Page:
The EU last week refused to extend the licence for the use of glyphosate, one of the active ingredients in Monsanto’s Roundup weed killers. The current licence expires at the end of June, meaning the company’s products may have to be removed from shelves.
20 countries supported allowing an extension pending the results of investigations into well founded concerns glyphosate is a carcinogenic and significant hormone disrupter. Only that seven countries abstained (only one country, Malta, was brave enough to actually voted against), the licence extension would have sailed through.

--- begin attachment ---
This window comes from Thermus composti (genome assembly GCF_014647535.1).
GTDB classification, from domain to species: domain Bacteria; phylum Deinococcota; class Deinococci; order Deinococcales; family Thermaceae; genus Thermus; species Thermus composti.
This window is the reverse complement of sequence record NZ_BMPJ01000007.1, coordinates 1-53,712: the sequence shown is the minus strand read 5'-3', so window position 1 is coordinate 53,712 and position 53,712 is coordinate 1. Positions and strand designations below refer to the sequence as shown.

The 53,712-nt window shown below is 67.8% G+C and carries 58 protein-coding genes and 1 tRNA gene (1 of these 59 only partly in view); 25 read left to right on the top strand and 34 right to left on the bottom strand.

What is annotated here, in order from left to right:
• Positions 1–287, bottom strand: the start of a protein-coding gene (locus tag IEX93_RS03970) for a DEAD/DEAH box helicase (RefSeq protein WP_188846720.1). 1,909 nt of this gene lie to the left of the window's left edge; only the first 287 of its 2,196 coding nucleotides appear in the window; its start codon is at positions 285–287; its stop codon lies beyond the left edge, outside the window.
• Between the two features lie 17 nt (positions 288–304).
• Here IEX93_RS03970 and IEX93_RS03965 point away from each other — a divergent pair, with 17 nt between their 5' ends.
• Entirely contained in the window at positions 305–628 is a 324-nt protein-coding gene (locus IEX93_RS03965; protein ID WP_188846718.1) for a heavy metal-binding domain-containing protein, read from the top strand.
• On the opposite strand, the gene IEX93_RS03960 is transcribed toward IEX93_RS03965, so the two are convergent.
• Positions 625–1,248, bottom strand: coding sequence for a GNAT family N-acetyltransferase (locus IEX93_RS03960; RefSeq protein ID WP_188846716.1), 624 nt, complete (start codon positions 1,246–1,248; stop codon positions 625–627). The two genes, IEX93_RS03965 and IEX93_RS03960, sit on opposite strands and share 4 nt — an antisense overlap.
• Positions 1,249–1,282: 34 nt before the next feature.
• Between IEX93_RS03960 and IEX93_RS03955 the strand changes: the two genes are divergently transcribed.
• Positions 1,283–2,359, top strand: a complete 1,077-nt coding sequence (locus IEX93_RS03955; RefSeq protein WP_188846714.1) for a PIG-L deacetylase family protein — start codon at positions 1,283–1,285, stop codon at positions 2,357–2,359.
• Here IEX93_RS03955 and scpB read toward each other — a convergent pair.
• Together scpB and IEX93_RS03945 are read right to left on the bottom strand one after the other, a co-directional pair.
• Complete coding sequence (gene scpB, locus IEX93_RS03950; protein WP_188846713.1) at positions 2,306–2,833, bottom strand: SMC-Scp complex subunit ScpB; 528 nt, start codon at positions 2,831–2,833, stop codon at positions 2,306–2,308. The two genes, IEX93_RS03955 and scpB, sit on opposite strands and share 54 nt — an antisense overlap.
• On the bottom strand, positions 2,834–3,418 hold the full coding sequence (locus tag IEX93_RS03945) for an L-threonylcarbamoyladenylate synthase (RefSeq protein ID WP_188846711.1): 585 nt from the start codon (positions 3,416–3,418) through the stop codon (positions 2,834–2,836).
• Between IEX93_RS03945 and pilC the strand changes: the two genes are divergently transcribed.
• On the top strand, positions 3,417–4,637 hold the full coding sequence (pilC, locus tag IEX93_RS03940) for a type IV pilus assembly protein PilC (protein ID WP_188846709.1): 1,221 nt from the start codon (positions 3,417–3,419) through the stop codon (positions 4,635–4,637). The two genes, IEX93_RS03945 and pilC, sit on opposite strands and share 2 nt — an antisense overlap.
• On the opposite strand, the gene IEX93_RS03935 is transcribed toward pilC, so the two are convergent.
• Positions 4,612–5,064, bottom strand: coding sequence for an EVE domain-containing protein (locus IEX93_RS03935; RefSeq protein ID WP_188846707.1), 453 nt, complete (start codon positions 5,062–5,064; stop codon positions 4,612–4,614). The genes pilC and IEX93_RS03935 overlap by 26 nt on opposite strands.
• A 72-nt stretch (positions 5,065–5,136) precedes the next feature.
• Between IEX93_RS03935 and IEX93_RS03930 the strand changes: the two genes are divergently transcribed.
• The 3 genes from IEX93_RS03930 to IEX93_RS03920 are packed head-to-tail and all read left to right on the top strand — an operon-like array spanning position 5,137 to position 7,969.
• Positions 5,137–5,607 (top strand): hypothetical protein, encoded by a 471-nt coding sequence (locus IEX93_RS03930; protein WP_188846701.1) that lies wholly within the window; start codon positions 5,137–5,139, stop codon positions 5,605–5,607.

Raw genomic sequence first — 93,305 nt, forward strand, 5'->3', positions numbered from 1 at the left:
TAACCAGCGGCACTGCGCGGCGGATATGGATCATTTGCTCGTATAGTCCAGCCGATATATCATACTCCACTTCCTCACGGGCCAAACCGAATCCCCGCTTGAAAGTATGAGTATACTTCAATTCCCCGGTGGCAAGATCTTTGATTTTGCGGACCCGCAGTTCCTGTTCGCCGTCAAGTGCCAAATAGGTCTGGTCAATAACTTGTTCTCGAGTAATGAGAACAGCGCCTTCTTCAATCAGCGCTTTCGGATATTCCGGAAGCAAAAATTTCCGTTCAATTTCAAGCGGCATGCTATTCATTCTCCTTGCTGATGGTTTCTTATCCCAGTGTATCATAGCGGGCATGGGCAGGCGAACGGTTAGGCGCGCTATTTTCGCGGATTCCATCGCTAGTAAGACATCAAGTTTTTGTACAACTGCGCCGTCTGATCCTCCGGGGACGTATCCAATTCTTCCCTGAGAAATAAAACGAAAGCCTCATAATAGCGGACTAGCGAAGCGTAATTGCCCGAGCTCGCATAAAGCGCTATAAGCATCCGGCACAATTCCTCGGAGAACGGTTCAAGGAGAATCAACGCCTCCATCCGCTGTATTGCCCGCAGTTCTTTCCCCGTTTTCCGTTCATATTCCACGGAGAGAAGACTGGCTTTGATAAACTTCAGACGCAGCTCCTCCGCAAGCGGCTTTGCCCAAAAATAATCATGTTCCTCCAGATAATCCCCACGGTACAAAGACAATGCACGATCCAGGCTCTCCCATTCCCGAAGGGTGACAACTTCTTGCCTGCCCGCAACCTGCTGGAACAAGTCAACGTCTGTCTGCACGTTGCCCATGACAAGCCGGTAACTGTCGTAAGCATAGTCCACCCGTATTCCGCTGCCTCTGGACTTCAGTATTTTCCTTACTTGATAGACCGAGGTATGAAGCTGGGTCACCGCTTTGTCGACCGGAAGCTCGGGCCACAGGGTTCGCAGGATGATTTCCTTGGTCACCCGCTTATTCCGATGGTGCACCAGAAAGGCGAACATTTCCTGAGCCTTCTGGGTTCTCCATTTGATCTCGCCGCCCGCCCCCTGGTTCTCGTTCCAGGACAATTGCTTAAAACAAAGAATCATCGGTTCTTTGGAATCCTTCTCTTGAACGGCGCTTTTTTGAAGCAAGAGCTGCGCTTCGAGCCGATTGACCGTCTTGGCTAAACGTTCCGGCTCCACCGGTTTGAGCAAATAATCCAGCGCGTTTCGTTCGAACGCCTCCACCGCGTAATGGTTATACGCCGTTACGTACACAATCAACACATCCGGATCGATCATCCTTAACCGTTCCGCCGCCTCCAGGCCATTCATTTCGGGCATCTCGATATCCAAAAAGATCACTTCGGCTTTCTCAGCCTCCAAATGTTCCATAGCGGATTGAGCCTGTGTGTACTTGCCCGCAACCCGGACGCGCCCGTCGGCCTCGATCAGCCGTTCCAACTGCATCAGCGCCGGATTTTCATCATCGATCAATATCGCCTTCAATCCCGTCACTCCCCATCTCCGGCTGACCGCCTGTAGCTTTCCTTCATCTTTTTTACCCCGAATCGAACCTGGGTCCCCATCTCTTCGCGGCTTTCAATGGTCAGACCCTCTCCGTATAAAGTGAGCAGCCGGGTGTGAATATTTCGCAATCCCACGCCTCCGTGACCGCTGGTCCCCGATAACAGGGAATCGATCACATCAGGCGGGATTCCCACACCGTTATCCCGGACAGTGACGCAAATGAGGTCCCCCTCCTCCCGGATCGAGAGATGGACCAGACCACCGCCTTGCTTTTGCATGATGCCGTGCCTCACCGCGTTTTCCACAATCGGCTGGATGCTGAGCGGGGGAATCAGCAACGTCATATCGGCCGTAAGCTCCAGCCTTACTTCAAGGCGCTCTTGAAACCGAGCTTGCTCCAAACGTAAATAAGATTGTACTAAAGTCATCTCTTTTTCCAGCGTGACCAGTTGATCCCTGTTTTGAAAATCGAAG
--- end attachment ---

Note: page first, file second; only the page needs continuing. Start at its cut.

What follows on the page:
There will be intense lobbying by the GM giant on euro countries to ensure another vote before the end of the month is not lost. Under EU rules, the licence extension could be granted if a simple majority (based on population) voted in favour. The EU executive has twice so far this year attempted to push through a 15 year licence for the company but failed.
It is expected that should the EU refuse a licence, the company will begin legal action – a sign of the power the TTIP treaty will give companies over and above national law.